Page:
A story of a devastating prescription cascade.

The story below illustrates how medication overload, due to a prescription cascade, killed Joe Esposito.

Joe Esposito was remarkably healthy, running half-marathons in his 50s. Unfortunately, a slew of medications left him on the brink of death in just a few years. Joe suffered from mild to moderate Crohn’s disease, an annoying, but rarely fatal condition. Through the process of seeking treatment, his list of medications cascaded from 1 to 6 to 20. Unfortunately, each new medication led to new side effects.

The cascade started with steroids for Crohn’s leading to bone loss and anal fistulas. Doctors prescribed antibiotics for the fistulas, which led to peripheral neuropathy in his feet. Since the pain made it difficult to sleep, doctors gave him benzodiazepines and Ambien for sleep, along with Lyrica for the nerve damage and Tramadol for the pain. And then he developed severe diarrhea from several of the medications. Doctors gave him medications for the diarrhea, including opium drops. Furthermore, drugs weakened his kidneys, which in turn raised his blood pressure, so doctors prescribed 4 blood pressure medications. And, doctors gave him an experimental anti-inflammatory drug which led to pericardial tuberculosis, which almost killed him.

At the end of his life, Joe took over 20 different medications each day, but not one of his doctors considered this a problem worth addressing. Moreover, no one stopped to consider that all of these medications caused his symptoms, not the Crohn’s disease.


What are doctors, hospitals and the government doing about this?

Not as much as we would hope and deserve! Although some doctors strive to minimize medication overload among their patients, there is no professional group, public organization, or government agency to date has formally taken responsibility for addressing this problem. The Lown Institute “calls for the development of a national strategy to address medication overload and help older people avoid its devastating effects on the quality and length of their lives.” Hopefully government agencies, non-profit organizations, hospitals and doctors will unite to address this serious issue.


What can you do?

While we wait for a national strategy to reduce medication overload, there are some steps you can take to reduce your own risk of medication issues. I suggest the following:

  1. Carry a list of all medications with you – on your phone, or in your wallet – and keep this list updated as you add and remove medications. Be sure to include over-the-counter medications.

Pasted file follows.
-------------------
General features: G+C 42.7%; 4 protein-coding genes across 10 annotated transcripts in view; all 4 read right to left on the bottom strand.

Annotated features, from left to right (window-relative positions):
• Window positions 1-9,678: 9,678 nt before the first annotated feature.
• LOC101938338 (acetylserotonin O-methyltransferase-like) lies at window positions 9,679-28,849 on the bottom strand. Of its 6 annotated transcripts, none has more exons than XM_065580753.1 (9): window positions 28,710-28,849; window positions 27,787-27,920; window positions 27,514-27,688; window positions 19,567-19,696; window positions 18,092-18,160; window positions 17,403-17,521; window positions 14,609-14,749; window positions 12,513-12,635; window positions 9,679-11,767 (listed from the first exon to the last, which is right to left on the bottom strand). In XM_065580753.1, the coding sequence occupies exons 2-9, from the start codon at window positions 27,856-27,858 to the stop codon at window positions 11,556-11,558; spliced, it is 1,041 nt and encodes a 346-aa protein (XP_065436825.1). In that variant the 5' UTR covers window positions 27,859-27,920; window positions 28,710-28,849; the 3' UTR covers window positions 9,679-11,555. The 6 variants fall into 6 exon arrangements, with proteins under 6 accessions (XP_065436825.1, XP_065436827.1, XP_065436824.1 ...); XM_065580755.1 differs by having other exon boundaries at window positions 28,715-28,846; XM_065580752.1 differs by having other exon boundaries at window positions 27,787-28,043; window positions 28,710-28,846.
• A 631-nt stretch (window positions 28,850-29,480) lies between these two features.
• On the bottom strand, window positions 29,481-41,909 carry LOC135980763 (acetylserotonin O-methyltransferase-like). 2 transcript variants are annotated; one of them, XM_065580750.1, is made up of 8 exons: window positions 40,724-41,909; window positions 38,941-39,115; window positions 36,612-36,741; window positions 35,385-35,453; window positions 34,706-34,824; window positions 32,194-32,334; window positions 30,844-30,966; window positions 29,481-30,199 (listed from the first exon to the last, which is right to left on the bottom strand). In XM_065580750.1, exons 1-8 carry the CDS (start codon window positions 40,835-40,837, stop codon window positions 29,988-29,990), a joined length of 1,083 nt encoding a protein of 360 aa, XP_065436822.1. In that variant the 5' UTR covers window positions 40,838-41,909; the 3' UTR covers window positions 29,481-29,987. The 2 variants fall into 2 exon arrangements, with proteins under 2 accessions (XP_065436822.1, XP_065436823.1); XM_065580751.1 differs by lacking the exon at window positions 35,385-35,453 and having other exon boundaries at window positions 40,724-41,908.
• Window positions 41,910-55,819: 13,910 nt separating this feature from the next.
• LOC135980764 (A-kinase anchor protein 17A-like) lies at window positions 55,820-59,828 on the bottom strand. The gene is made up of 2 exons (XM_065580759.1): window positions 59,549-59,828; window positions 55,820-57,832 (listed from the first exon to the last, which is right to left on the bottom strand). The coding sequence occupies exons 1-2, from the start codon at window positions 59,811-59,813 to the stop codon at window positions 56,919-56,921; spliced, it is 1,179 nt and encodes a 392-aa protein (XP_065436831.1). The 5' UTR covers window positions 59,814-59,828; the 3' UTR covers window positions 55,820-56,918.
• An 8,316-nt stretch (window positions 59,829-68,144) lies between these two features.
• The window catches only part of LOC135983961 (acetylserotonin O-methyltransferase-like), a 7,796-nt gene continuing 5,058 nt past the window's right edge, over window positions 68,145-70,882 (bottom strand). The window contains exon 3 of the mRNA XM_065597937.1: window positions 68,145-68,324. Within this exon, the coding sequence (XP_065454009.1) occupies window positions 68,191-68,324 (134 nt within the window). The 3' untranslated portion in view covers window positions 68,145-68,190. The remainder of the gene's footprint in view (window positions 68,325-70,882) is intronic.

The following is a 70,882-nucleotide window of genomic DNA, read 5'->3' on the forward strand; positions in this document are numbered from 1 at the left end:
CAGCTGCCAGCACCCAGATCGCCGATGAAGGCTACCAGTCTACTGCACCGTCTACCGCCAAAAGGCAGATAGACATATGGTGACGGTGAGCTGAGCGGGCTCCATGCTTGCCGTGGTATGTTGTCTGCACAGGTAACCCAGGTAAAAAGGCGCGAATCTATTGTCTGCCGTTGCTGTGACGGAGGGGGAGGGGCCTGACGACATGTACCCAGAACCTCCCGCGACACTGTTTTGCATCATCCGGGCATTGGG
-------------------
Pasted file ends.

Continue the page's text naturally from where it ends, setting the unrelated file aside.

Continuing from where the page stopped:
2. Make sure all your doctors have an accurate list of all your medications, including over-the-counter. At every appointment, your doctor (or a staff member) should ask you to confirm your medications. Listen carefully, check the doctor’s list against your own list, and make any corrections needed. Do NOT assume that each one of your doctors has access to your medication list via your Electronic Health Records (EHR). Many EHRs do not connect to each other.
  3. When a doctor recommends a new medication, ask these questions:
    • Is the medication absolutely necessary?
    • What will happen if you don’t take it?
    • Is there a chance your doctor is giving you this new medication to treat side effects from other medications you are taking? If so, what other options do you have?
    • Are there lifestyle changes you can try first?
    • Is the doctor giving you the smallest dose possible for your condition?
    • Will this new medication interact negatively with other medications you’re already taking?
    • Exactly how and when should you take it?
  4. Ask each doctor on your medical team if you can eliminate, or reduce, any of the medications you take.
  5. Don’t push your doctor to prescribe medication. Push aside the temptation to get “a pill for every ill”. And just because you saw an ad for a medication on TV, or a friend told you how much it helps her, it doesn’t mean it’s right for you.


About Zaggo:

Roberta Carson started Zaggo, a non-profit organization to help patients and family caregivers manage illnesses and injuries, after her experience as caregiver for her teenage son Zachary during his 27-month battle with terminal brain cancer. Roberta realized patients and families urgently need practical, easy-to-use information and tools. Zaggo’s mission is to provide patients and families with the educational information, tools, and resources they need to become empowered, engaged, effective members of their medical teams for the best possible care. With an easy-to-use guide book and organizational tools, the ZaggoCare System is the only product to offer the comprehensive advice and tools needed to help patients and caregivers manage illness or injury. As a charitable organization, 100% of the profits from the sale of ZaggoCare are donated to innovative brain tumor research in memory of Zachary.

National Women’s Health Week 2019

This past Mother’s Day launched the 20th annual National Women’s Health Week. Led by the U.S. Department of Health and Human Services Office on Women’s Health, the goal is to empower women to make their health a priority and raise awareness of the steps one can take to improve their health.